Trump says trade talks are ‘going really well’. US and China officials ask: ‘What talks?’
Diplomatic sources say no high-level discussions to defuse the growing trade war have taken place since June
US President Donald Trump accused China of “being vicious” by targeting American farmers on Wednesday morning amid escalating trade tensions, but insisted that negotiations with Beijing were “going really well” – despite recent public statements by his top advisers that talks had broken down.
In postings on Twitter, Trump indicated that he’s still looking for a deal with China, but that Beijing’s retaliatory moves in response to Washington’s decision to impose tariffs on US$34 billion of Chinese imports will make it more difficult.
“China is targeting our farmers, who they know I love & respect, as a way of getting me to continue allowing them to take advantage of the U.S. They are being vicious in what will be their failed attempt. We were being nice – until now!,” he wrote.
“When you have people snipping at your heels during a negotiation, it will only take longer to make a deal, and the deal will never be as good as it could have been with unity. Negotiations are going really well, be cool. The end result will be worth it!”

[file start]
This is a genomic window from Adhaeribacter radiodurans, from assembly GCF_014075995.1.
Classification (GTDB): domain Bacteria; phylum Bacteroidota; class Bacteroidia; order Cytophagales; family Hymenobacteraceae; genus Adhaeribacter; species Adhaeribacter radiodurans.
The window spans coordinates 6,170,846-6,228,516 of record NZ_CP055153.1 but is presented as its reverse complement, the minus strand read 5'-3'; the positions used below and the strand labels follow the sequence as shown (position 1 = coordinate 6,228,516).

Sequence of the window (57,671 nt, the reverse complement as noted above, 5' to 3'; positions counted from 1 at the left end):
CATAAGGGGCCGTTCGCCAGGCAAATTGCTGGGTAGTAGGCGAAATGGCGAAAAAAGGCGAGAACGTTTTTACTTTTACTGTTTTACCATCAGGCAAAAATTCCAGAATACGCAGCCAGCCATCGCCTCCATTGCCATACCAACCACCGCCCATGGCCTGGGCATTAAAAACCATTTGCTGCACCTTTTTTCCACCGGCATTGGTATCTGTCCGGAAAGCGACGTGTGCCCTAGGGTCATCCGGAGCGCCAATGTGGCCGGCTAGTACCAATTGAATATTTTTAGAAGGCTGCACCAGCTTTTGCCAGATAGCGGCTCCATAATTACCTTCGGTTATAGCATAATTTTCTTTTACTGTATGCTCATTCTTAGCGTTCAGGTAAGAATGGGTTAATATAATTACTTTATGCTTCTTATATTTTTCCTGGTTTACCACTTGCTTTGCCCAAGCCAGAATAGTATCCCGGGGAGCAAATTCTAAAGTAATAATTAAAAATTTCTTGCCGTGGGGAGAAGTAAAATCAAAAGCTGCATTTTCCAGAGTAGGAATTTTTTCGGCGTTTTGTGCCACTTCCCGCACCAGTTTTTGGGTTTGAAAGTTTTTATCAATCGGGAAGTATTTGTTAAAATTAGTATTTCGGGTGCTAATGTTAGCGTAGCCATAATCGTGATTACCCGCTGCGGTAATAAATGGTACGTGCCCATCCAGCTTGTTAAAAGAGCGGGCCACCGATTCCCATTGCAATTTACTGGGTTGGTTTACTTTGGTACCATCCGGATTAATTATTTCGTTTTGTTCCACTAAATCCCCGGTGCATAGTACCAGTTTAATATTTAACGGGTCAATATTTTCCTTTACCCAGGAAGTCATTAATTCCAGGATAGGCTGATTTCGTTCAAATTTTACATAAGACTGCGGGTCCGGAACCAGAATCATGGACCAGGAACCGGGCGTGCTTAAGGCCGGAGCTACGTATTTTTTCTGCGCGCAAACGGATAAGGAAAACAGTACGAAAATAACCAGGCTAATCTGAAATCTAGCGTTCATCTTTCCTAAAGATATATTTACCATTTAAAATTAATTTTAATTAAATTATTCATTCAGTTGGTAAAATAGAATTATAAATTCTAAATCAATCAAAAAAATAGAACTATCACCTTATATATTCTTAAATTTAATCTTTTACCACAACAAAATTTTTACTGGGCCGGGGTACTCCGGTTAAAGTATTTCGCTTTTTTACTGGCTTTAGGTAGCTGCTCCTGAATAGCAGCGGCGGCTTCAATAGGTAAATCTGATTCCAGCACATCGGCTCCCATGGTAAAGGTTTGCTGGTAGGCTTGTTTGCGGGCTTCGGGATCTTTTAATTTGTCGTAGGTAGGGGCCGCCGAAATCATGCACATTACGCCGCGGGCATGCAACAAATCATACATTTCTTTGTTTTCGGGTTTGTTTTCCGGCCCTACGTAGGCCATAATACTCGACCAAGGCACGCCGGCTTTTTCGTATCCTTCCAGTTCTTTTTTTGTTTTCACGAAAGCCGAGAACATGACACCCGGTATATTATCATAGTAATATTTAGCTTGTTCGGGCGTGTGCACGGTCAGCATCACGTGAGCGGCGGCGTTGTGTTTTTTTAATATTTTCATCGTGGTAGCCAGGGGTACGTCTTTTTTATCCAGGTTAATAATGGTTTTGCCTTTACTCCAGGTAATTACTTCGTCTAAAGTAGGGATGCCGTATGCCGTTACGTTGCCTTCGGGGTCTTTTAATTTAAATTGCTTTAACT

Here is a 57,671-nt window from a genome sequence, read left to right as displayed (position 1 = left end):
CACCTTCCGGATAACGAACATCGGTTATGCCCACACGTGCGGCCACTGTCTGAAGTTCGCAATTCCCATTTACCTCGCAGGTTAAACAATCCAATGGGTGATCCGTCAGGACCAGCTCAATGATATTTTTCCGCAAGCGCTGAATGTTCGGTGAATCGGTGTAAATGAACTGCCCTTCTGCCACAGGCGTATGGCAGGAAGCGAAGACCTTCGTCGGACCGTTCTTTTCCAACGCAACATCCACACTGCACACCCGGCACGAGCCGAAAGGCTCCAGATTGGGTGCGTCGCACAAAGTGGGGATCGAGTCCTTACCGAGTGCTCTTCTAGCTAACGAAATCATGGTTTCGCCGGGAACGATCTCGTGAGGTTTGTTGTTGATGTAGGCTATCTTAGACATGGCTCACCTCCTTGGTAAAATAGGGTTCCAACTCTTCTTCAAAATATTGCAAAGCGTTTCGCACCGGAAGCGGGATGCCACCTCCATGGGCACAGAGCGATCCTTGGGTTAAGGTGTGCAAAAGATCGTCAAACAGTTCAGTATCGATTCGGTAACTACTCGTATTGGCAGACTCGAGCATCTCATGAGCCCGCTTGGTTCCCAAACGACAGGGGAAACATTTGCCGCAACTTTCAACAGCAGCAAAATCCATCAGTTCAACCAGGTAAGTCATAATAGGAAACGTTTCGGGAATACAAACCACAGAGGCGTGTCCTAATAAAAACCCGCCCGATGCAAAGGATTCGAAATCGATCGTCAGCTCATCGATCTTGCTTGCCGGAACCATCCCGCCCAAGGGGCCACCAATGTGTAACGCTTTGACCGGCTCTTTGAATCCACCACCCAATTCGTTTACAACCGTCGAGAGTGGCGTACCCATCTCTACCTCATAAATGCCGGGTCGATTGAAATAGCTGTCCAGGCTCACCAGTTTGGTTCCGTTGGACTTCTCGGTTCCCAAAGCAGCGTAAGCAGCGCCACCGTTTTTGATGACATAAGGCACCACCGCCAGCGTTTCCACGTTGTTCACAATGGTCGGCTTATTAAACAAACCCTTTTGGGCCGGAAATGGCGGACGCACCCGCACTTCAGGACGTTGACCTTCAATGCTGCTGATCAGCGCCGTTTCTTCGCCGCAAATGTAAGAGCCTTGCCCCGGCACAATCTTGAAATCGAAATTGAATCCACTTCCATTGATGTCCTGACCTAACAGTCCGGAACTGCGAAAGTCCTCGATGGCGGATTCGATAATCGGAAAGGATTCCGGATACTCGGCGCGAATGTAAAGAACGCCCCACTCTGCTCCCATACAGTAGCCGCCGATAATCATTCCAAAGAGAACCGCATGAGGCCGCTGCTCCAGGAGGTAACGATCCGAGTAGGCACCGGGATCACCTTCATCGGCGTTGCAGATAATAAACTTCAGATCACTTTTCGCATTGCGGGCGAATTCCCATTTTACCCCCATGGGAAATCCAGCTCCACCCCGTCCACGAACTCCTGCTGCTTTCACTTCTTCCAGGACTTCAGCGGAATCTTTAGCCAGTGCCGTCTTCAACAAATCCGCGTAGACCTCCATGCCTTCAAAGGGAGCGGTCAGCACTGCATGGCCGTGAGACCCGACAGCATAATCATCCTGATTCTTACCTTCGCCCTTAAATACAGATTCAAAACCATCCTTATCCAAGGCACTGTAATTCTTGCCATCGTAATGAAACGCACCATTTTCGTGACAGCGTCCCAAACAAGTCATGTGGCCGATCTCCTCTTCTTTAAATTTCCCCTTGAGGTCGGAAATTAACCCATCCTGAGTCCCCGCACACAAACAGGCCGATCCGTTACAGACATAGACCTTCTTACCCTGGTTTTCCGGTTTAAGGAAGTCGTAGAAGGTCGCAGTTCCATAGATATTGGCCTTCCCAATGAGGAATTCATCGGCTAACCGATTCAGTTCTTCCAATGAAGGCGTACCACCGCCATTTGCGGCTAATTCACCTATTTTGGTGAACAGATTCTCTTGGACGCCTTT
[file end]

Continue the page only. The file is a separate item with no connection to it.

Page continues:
China is targeting our farmers, who they know I love & respect, as a way of getting me to continue allowing them to take advantage of the U.S. They are being vicious in what will be their failed attempt. We were being nice - until now! China made $517 Billion on us last year.
— Donald J. Trump (@realDonaldTrump) July 25, 2018
When you have people snipping at your heels during a negotiation, it will only take longer to make a deal, and the deal will never be as good as it could have been with unity. Negotiations are going really well, be cool. The end result will be worth it!
— Donald J. Trump (@realDonaldTrump) July 25, 2018
His remarks effectively contradicted what Treasury Secretary Steven Mnuchin said during a House Financial Services Committee hearing on July 12: that negotiations with Beijing had “broken down”.
According to Chinese diplomatic sources and China experts in the United States, high-level talks and dialogue between Beijing and Washington have been put on hold since US Secretary of Commerce Wilbur Ross made a visit to Beijing in early June.
Ross’s visit followed a Washington trip in May by Chinese Vice-Premier Liu He, who is President Xi Jinping’s top economic adviser.